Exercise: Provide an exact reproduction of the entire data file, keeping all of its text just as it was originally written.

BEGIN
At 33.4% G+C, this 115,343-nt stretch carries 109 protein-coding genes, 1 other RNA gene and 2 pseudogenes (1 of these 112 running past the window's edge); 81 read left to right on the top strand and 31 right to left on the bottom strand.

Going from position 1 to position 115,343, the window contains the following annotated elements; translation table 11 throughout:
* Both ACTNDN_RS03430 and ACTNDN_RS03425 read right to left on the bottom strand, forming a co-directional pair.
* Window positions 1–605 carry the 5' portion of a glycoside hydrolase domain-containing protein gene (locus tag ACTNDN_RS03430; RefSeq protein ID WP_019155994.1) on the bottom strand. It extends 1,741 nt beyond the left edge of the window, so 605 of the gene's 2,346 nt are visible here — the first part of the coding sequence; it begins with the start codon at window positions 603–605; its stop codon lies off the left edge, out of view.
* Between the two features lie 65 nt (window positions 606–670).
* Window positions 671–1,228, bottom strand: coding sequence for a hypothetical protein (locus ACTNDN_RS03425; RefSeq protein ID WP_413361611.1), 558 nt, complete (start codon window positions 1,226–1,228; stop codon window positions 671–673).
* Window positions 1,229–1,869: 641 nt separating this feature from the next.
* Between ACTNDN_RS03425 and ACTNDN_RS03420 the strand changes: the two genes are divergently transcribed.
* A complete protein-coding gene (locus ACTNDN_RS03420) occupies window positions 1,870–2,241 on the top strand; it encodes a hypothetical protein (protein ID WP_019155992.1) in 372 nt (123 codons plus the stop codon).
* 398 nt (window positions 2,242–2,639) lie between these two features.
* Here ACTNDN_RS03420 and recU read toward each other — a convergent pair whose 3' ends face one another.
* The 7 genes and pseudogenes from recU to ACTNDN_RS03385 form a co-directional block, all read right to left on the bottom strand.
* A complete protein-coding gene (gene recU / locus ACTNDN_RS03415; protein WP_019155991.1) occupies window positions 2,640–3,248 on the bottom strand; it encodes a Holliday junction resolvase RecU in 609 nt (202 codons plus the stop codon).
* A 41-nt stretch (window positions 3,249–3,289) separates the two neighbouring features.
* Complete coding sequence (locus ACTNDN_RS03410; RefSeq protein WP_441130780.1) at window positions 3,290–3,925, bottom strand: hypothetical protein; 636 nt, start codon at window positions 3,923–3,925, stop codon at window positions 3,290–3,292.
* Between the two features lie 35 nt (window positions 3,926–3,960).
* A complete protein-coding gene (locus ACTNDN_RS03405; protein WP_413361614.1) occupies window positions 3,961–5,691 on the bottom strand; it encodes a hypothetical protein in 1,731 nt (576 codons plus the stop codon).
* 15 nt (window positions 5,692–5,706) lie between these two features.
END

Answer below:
At 33.4% G+C, this 115,343-nt stretch carries 109 protein-coding genes, 1 other RNA gene and 2 pseudogenes (1 of these 112 running past the window's edge); 81 read left to right on the top strand and 31 right to left on the bottom strand.

Going from position 1 to position 115,343, the window contains the following annotated elements; translation table 11 throughout:
* Both ACTNDN_RS03430 and ACTNDN_RS03425 read right to left on the bottom strand, forming a co-directional pair.
* Window positions 1–605 carry the 5' portion of a glycoside hydrolase domain-containing protein gene (locus tag ACTNDN_RS03430; RefSeq protein ID WP_019155994.1) on the bottom strand. It extends 1,741 nt beyond the left edge of the window, so 605 of the gene's 2,346 nt are visible here — the first part of the coding sequence; it begins with the start codon at window positions 603–605; its stop codon lies off the left edge, out of view.
* Between the two features lie 65 nt (window positions 606–670).
* Window positions 671–1,228, bottom strand: coding sequence for a hypothetical protein (locus ACTNDN_RS03425; RefSeq protein ID WP_413361611.1), 558 nt, complete (start codon window positions 1,226–1,228; stop codon window positions 671–673).
* Window positions 1,229–1,869: 641 nt separating this feature from the next.
* Between ACTNDN_RS03425 and ACTNDN_RS03420 the strand changes: the two genes are divergently transcribed.
* A complete protein-coding gene (locus ACTNDN_RS03420) occupies window positions 1,870–2,241 on the top strand; it encodes a hypothetical protein (protein ID WP_019155992.1) in 372 nt (123 codons plus the stop codon).
* 398 nt (window positions 2,242–2,639) lie between these two features.
* Here ACTNDN_RS03420 and recU read toward each other — a convergent pair whose 3' ends face one another.
* The 7 genes and pseudogenes from recU to ACTNDN_RS03385 form a co-directional block, all read right to left on the bottom strand.
* A complete protein-coding gene (gene recU / locus ACTNDN_RS03415; protein WP_019155991.1) occupies window positions 2,640–3,248 on the bottom strand; it encodes a Holliday junction resolvase RecU in 609 nt (202 codons plus the stop codon).
* A 41-nt stretch (window positions 3,249–3,289) separates the two neighbouring features.
* Complete coding sequence (locus ACTNDN_RS03410; RefSeq protein WP_441130780.1) at window positions 3,290–3,925, bottom strand: hypothetical protein; 636 nt, start codon at window positions 3,923–3,925, stop codon at window positions 3,290–3,292.
* Between the two features lie 35 nt (window positions 3,926–3,960).
* A complete protein-coding gene (locus ACTNDN_RS03405; protein WP_413361614.1) occupies window positions 3,961–5,691 on the bottom strand; it encodes a hypothetical protein in 1,731 nt (576 codons plus the stop codon).
* 15 nt (window positions 5,692–5,706) lie between these two features.